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Plight of city's homeless women that call for attention & action

The rape and murder of a pavement dweller at Sakinaka in September had trained the spotlight on Mumbai’s homeless women. If many wind up on footpaths and under flyovers for lack of shelters and affordable housing, others are fleeing abuse, forsaken by families or mentally ill who lost their way. Mohua Das tracked a day in the life of this invisible lot risking their lives under the open skies

Pandemic illuminates need to bridge digital divide, give access to disabled

Before the virus came along, Ninad Pawar (25)—living with severe visual impairment since birth—would spend three days a week at his favourite haunt, the National Association for the Blind at Worli Seaface where he would browse braille and talking books , check job resources and practise Excel and Powerpoint at the computer lab. The overnight shift to an all-virtual mode during the pandemic tossed out Pawar’s routine and along with that a safe space for a young person with a disability.

Care for carers: Mental health professionals fight anxiety, fatigue

“I love what I do, and I feel guilty if I’m not always available. I have mixed emotions. I also feel exhausted and ambushed. Is this really happening?” sighs Radhika Bapat, a slight young woman, her thoughts restlessly vacillating. In other times, these are questions that she would have been fielding to help others battle their anxiety and fear. But for the first time in her career, Bapat, a clinical psychologist, found herself experiencing the same emotions alongside them.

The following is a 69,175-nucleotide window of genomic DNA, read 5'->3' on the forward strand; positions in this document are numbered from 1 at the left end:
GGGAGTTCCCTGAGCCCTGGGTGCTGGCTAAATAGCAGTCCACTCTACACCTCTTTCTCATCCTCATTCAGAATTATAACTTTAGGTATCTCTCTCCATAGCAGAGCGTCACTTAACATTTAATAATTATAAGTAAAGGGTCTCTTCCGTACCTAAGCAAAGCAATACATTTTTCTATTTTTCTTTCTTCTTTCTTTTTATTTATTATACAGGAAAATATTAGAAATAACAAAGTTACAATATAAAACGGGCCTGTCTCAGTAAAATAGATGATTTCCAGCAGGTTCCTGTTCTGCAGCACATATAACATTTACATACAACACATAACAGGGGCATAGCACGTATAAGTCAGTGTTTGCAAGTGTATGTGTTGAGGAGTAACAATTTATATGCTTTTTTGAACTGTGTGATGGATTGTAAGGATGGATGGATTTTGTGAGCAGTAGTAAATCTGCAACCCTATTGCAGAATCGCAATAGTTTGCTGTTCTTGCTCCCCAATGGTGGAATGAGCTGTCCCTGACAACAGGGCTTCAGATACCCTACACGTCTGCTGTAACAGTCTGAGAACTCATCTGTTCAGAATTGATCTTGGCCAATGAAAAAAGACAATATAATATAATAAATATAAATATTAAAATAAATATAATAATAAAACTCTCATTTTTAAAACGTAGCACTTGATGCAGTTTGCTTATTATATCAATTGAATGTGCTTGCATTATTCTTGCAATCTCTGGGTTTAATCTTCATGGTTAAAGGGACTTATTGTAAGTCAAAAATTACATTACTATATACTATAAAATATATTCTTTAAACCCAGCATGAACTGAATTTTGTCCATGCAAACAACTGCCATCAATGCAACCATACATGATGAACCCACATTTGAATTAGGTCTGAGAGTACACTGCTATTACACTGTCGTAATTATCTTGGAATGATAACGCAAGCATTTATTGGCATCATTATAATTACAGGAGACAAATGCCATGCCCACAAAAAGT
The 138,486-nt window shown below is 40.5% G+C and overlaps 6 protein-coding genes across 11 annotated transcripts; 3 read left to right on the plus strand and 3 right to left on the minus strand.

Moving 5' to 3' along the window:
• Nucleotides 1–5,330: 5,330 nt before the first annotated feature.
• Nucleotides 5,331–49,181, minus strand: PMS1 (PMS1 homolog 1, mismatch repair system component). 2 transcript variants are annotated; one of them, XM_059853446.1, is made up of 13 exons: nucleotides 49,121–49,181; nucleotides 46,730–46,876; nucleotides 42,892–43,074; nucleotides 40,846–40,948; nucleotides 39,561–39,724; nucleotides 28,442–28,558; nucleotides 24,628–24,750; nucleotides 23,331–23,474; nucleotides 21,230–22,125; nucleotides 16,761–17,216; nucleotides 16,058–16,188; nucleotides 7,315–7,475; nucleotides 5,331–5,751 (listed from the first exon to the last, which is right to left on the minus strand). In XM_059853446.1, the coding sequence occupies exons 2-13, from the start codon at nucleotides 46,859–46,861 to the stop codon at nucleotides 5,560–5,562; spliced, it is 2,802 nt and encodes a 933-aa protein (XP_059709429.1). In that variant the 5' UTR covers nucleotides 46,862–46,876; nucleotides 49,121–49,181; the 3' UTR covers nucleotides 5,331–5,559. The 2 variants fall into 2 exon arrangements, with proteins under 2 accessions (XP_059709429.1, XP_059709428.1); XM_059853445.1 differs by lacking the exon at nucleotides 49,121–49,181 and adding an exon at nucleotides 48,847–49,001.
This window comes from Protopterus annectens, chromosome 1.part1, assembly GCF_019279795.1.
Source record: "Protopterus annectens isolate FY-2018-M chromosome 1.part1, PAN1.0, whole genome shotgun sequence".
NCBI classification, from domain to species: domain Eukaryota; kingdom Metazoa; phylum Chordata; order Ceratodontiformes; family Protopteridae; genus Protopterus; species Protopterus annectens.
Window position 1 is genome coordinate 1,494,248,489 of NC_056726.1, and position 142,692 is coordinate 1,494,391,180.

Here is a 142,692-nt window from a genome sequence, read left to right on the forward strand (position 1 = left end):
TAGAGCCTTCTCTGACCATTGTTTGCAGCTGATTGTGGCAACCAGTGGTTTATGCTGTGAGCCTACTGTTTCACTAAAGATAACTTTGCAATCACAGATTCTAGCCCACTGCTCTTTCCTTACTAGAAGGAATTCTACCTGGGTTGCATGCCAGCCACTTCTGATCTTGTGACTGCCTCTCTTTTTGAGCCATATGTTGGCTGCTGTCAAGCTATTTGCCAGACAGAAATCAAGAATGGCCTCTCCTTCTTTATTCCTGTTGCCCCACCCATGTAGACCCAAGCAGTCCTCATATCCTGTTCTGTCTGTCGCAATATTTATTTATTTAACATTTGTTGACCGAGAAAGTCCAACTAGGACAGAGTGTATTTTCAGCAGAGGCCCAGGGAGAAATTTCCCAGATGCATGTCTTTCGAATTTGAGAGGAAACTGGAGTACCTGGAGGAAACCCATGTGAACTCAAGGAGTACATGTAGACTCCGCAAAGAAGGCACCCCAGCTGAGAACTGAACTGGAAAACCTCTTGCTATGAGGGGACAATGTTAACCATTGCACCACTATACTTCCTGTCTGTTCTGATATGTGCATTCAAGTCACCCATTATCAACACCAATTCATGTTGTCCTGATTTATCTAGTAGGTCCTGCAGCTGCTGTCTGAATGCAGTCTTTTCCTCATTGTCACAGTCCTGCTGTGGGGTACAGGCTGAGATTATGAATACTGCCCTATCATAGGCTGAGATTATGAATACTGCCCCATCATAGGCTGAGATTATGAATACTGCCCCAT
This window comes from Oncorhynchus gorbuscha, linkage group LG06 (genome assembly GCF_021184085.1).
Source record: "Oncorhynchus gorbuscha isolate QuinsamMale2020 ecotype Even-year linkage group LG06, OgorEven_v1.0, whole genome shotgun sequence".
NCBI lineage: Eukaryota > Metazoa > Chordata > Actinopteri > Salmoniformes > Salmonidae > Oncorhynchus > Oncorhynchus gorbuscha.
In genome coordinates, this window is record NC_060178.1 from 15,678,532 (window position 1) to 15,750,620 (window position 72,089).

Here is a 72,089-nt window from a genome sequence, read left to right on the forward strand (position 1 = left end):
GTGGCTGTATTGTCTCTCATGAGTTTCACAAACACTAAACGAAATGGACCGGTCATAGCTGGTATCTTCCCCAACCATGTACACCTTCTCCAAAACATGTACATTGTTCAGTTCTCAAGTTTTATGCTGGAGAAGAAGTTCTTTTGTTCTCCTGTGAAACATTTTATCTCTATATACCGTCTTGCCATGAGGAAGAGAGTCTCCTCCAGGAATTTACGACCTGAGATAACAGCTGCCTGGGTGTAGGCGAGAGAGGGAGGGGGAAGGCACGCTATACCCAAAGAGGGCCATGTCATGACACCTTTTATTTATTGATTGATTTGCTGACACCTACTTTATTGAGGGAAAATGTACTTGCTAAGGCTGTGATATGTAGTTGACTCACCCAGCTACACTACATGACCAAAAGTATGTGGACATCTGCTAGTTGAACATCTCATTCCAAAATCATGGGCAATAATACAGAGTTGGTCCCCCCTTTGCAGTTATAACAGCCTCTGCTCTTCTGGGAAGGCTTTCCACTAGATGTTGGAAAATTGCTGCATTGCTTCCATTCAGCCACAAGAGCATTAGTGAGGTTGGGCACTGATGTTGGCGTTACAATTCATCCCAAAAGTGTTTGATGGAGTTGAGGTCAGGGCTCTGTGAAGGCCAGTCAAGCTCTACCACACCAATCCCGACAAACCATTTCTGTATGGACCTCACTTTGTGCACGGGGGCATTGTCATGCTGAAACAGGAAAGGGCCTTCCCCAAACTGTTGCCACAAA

Covid leaving kids orphaned, but viral adoption pleas are illegal

In the midst of cries for oxygen and emergency drugs on social media, a desperate appeal that stopped people in their thumb scrolling tracks a fortnight ago was a message urging families to adopt two girls—one aged three days and another six months—with the claim that they had lost their parents to Covid. “Please help these kids get a new life, spread the word,” urged the post that quickly went viral.

India’s first openly gay actor to win a national award on his journey from insults to stardom

The voice on the other end is rapturous. Not without reason. Benjamin Daimary ’s afternoon nap had been just interrupted by a phone call telling him that his role in the Assamese film Jonaki Porua (Fireflies) had won him the jury’s special mention at this year’s National Awards for acting. “I was like, ‘What! Me? Why me?’ when Prakash-da ( Prakash Deka , director of Jonaki Porua) called. So I googled to confirm,” he says, all dressed up for his interview.
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